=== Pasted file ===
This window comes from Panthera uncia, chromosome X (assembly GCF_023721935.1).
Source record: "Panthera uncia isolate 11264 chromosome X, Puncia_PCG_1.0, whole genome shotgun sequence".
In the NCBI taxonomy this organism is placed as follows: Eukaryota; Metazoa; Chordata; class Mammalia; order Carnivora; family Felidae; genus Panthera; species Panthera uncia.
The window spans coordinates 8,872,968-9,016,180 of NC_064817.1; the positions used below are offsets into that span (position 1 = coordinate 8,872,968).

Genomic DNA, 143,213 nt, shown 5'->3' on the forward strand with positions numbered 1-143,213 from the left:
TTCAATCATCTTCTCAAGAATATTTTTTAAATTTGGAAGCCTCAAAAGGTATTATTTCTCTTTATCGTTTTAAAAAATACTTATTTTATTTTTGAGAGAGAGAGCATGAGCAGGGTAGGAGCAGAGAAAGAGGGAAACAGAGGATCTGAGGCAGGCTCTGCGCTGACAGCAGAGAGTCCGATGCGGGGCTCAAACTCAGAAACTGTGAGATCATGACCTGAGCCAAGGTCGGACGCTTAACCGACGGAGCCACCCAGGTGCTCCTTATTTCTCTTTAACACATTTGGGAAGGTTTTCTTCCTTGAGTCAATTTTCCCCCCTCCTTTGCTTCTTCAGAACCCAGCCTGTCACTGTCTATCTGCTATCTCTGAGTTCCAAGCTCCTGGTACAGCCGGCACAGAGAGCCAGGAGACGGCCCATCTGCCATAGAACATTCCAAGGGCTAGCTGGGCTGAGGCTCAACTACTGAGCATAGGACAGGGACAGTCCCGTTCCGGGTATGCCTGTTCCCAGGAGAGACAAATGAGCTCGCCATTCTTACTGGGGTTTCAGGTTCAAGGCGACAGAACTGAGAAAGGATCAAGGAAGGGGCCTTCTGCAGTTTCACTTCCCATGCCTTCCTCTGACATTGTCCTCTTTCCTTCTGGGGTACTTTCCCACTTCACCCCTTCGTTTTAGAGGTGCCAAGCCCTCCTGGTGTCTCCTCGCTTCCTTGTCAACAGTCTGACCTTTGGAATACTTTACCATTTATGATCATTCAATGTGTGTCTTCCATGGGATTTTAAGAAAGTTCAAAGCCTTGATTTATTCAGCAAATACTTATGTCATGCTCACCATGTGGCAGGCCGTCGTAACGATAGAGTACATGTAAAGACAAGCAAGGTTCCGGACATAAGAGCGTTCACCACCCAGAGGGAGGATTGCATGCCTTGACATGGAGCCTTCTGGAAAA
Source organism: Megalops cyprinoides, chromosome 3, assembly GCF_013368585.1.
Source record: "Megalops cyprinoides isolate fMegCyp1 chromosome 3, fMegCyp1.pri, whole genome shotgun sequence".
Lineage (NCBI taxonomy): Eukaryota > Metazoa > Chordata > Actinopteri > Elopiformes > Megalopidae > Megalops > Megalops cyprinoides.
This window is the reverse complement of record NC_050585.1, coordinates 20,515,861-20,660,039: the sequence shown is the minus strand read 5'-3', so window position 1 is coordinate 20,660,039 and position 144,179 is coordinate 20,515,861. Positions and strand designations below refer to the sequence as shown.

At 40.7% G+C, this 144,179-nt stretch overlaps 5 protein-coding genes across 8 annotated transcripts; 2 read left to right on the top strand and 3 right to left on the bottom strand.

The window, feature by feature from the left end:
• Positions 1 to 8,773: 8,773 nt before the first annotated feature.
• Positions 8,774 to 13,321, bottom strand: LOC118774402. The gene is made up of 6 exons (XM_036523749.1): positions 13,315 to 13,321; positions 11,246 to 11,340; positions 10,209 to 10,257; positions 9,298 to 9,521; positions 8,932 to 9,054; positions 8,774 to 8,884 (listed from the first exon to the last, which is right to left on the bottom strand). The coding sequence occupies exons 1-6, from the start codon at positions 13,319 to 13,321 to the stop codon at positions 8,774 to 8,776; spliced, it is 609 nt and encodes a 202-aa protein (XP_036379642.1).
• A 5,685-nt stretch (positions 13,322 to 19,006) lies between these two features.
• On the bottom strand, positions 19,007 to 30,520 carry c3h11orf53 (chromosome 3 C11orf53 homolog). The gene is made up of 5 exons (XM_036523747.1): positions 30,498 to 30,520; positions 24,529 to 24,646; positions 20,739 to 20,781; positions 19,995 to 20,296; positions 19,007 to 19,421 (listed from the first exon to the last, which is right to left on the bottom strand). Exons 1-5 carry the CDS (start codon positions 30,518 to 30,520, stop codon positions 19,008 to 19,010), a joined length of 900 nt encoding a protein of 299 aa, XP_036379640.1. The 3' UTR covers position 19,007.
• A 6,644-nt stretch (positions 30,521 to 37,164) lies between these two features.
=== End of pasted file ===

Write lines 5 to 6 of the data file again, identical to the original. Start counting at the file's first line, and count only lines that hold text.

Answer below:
Genomic DNA, 143,213 nt, shown 5'->3' on the forward strand with positions numbered 1-143,213 from the left:
TTCAATCATCTTCTCAAGAATATTTTTTAAATTTGGAAGCCTCAAAAGGTATTATTTCTCTTTATCGTTTTAAAAAATACTTATTTTATTTTTGAGAGAGAGAGCATGAGCAGGGTAGGAGCAGAGAAAGAGGGAAACAGAGGATCTGAGGCAGGCTCTGCGCTGACAGCAGAGAGTCCGATGCGGGGCTCAAACTCAGAAACTGTGAGATCATGACCTGAGCCAAGGTCGGACGCTTAACCGACGGAGCCACCCAGGTGCTCCTTATTTCTCTTTAACACATTTGGGAAGGTTTTCTTCCTTGAGTCAATTTTCCCCCCTCCTTTGCTTCTTCAGAACCCAGCCTGTCACTGTCTATCTGCTATCTCTGAGTTCCAAGCTCCTGGTACAGCCGGCACAGAGAGCCAGGAGACGGCCCATCTGCCATAGAACATTCCAAGGGCTAGCTGGGCTGAGGCTCAACTACTGAGCATAGGACAGGGACAGTCCCGTTCCGGGTATGCCTGTTCCCAGGAGAGACAAATGAGCTCGCCATTCTTACTGGGGTTTCAGGTTCAAGGCGACAGAACTGAGAAAGGATCAAGGAAGGGGCCTTCTGCAGTTTCACTTCCCATGCCTTCCTCTGACATTGTCCTCTTTCCTTCTGGGGTACTTTCCCACTTCACCCCTTCGTTTTAGAGGTGCCAAGCCCTCCTGGTGTCTCCTCGCTTCCTTGTCAACAGTCTGACCTTTGGAATACTTTACCATTTATGATCATTCAATGTGTGTCTTCCATGGGATTTTAAGAAAGTTCAAAGCCTTGATTTATTCAGCAAATACTTATGTCATGCTCACCATGTGGCAGGCCGTCGTAACGATAGAGTACATGTAAAGACAAGCAAGGTTCCGGACATAAGAGCGTTCACCACCCAGAGGGAGGATTGCATGCCTTGACATGGAGCCTTCTGGAAAA